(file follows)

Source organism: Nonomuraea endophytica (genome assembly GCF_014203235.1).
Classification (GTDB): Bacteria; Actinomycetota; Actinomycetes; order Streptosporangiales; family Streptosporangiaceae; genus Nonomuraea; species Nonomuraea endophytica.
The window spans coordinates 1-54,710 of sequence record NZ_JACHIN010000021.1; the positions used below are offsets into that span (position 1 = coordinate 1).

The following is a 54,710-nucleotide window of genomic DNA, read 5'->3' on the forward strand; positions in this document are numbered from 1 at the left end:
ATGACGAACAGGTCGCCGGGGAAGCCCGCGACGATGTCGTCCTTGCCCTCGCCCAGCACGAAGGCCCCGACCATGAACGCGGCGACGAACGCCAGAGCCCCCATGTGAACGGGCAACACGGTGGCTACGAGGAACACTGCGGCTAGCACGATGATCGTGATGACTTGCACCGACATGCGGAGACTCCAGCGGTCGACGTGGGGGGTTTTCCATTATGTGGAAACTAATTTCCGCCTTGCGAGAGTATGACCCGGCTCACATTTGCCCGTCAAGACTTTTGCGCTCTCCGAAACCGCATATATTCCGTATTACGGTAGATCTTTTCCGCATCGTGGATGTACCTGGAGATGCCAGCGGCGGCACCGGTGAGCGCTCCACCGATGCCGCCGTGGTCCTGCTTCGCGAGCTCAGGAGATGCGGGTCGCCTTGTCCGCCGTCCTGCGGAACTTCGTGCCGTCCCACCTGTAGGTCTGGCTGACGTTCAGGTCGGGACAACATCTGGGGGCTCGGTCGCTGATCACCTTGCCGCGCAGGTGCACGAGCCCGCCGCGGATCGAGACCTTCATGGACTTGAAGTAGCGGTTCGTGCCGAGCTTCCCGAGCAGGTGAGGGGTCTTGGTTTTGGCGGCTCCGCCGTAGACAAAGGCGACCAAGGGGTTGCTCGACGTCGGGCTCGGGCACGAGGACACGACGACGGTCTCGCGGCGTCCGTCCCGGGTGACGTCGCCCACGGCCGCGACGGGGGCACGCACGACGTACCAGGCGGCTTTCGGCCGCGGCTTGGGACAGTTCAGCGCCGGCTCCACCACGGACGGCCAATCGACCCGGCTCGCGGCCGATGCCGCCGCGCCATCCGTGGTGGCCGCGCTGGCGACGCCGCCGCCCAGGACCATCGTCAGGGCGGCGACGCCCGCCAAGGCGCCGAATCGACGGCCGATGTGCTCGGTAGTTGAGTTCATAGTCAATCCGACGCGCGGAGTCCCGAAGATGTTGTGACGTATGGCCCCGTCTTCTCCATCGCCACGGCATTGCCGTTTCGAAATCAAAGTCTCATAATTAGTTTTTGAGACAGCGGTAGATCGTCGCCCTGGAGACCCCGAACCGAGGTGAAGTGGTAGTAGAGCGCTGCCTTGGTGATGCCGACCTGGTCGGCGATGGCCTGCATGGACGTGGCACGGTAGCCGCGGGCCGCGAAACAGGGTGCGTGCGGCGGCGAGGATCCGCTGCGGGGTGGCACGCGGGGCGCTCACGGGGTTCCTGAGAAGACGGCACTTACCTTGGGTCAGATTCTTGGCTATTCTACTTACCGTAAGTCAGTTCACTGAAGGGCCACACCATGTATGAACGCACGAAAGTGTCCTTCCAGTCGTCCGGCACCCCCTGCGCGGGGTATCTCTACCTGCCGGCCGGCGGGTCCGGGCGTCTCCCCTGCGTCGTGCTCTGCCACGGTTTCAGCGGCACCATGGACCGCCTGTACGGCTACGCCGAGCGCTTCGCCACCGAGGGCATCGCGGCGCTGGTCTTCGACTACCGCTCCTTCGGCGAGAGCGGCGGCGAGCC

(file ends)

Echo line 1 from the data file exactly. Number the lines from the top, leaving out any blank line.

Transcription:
Source organism: Nonomuraea endophytica (genome assembly GCF_014203235.1).